1. To start anywhere but with Jaylen Brown would be burying the lede. Brown set a new career-high with 42 points on 15-of-21 shooting, including 7-of-10 from behind the arc. Brown was hot from the jump as his by quarter scoring was eight in the first, 18 in the second and then 16 in the third. He didn’t play in the fourth quarter, as Boston had built a 25-point lead entering the final frame.
You know Brown is feeling it when he takes pullup threes in transition. This was a sign of what was the come:
You should like this shot for a couple of reasons. First, Brown pulls from very deep with the utmost confidence. It’s awesome. Second, is that Tatum sees Brown has the mismatch and makes sure he’s working through that. No hesitation from Tatum and you see him make sure Brown comes to get the ball:
This is the last one and it’s the best one. Brown just kind of toys with the defender here using his improved handle. Jonas Valanciunas is in help position, so Brown doesn’t force the drive. He knows this jumper is there and he swishes it with ease:
2. The last few days, Brad Stevens talked a lot about the Celtics needing to “impact the ball” on defense. Stevens relates it to Boston playing small a lot of the time and their best chance at being a good defense is getting up into the ball.
The Grizzlies were without Ja Morant and De’Anthony Melton, leaving Tyus Jones as the only point guard on the lineup. Boston was able to harass the ballhandlers all night and forced 22 turnovers with a whopping 17 steals. That’s taking advantage of a weakened opponent by impacting the ball.
3. Memphis went zone for a good deal of the second quarter. They were down personnel and their man-to-man defense wasn’t stopping anything. The zone was Boston’s kryptonite for large portions of last season’s playoffs. They figured it out as they went along and it wasn’t an issue by the end of their run.
Here, the Celtics saw it right away and knew immediately how to attack. Jaylen Brown sits in the middle to start the clip, while Tatum handles on the wing. Everyone else is in the right spot: Jeff Teague is at the top of the key, ready to split the zone. Semi Ojeleye is spaced to the opposite wing, one pass away from Teague. Robert Williams is in the weakside dunker spot, ready for a pass or rebound.
As the play develops, watch Tatum lift the strongside corner defender with him, that’s his gravity with the ball at work. Brown sees it, relocates to the corner and Tatum hits him for Brown’s easiest three-pointer of the night:
4. With Tristan Thompson sitting out to manage his still-recovering hamstring, Boston opened the game with just one big. The Celtics went small and Jeff Teague drew his first start. That seemed to get both him and Daniel Theis going.
Teague didn’t have a big scoring night, but he snagged four steals, grabbed five rebounds, and dished out four assists. He looked comfortable as more of a playmaking point guard than a scoring point, which has been his role off the bench.
Theis played his best game of the short season, despite jamming his thumb early in the first quarter. Following the game, Theis spoke about being more comfortable as a five than playing at the four. As a four, his game is to space the floor as a spot-up shooter. As a five, he’s able to play more as a roller, where he excels. This is a good example of Teague and Theis taking advantage of being in more natural roles:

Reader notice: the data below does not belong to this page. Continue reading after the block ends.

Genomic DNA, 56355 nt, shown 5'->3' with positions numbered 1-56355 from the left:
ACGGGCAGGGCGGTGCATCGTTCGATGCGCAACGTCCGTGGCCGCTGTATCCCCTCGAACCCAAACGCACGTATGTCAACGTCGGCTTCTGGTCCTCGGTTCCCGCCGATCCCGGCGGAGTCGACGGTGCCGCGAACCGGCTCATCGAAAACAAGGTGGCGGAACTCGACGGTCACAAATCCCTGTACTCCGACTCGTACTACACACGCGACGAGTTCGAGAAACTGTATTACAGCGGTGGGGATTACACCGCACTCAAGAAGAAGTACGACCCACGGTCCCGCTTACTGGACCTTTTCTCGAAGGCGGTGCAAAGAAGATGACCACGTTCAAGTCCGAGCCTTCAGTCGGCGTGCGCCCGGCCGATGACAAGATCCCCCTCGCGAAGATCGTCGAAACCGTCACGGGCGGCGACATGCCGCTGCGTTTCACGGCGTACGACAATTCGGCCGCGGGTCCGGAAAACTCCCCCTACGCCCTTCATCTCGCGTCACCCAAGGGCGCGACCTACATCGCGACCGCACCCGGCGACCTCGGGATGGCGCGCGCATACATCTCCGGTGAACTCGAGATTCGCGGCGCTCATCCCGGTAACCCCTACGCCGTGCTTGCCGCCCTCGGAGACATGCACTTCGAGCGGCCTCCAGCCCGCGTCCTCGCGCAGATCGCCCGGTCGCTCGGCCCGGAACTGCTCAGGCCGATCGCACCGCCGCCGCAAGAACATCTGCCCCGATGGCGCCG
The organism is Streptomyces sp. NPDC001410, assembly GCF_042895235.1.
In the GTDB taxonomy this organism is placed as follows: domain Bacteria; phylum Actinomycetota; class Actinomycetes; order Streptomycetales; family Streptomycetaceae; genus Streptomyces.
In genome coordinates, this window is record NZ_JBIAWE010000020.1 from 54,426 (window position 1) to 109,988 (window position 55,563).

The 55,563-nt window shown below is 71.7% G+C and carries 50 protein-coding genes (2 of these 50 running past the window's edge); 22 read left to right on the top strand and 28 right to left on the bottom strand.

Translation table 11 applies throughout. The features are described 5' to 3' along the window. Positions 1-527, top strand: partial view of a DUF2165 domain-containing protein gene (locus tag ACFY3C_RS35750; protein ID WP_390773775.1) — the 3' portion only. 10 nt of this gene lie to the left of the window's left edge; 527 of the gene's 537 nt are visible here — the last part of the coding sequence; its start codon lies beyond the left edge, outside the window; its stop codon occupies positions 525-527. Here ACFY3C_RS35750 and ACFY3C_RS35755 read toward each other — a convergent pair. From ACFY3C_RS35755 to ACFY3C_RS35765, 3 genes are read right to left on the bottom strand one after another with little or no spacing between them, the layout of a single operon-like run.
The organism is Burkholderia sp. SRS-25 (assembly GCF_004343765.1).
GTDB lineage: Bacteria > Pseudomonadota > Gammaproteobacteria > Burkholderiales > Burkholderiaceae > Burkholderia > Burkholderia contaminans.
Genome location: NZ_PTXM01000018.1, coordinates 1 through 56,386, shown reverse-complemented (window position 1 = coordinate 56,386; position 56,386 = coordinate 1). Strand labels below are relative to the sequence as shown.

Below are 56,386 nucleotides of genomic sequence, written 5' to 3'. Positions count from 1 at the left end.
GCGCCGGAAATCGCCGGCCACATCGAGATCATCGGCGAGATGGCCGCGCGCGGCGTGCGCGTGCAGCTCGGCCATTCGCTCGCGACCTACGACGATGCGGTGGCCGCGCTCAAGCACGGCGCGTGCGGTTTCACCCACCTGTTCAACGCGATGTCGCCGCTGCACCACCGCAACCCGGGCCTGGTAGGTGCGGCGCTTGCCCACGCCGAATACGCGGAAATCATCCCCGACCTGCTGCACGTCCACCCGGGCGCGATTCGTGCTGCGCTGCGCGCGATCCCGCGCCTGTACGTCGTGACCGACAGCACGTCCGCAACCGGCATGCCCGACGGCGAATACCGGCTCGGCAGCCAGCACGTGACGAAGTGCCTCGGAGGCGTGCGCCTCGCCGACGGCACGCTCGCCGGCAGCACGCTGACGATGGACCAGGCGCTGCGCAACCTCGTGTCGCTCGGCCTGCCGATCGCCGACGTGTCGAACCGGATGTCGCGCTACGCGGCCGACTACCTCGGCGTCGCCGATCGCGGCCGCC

5. It’s been a bit of an understated start to the season for Marcus Smart. He said he was going to focus on his shot selection, and it’s paying off. So far, Smart is at a career-best 42.9% from behind the arc on 5.6 attempts per game. He’s scoring 11.6 points and handing out 5.6 assists.
Brad Stevens talked about guys being the best version of themselves vs trying to replace someone else. Here is Smart doing something that only he can do among Celtics guards. None of the other guards can work in the post and find cutters for easy buckets like this:
6. It was a big night for Payton Pritchard. His stats weren’t eye-popping, but he’s played so well that he wasn’t even a part of the extensive garbage-time minutes in this game. He also has a fun nickname debate going: Fast PP, 8 Mile or P-Rabbit (the latter is this author’s favorite). And he did make this really pretty pass to Daniel Theis on a baseline drive:
7. Speaking of pretty passing, Robert Williams was in his passing bag last night. On these back-to-back trips he made these beauties. First was controlled this tip-pass off a lob to get Marcus Smart a triple:
Next trip, was this perfect bounce pass to Jaylen Brown. Williams catches on the roll, but knows exactly how the play is developing.
Oh, Williams also had a ho-hum 10 rebounds, four blocks and six points too. He’s coming along very rapidly now.
8. Aaron Nesmith got some playing time and it was…not great. Multiple times Nesmith was out of position on defense and looked lost. A handful of times, he had to have teammates position him on the floor to start offensive sets. It seems like the rookie’s head is spinning right now and that’s likely why he’s not playing.
On a positive note, the only Celtics who can make this shot are Jayson Tatum and maybe Jaylen Brown (if this shot-making off the bounce is real from Brown). This is a skill and one Boston can use if Nesmith can figure out the rest of the game:
9. It’s always fun when everyone contributes in a blowout victory. The Celtics had 13 players active for this game and all 13 scored at least two points. Even more fun? 9-of-13 had at least one steal!
10. Big picture, this was a win Boston needed. The Grizzlies came in down, and the Celtics kept them there. It was a chance to get some young players some minutes and get the rotation guys off their feet. With a mini-series in Detroit over the weekend, the Celtics have a chance to really get rolling before some tougher matchups come next week.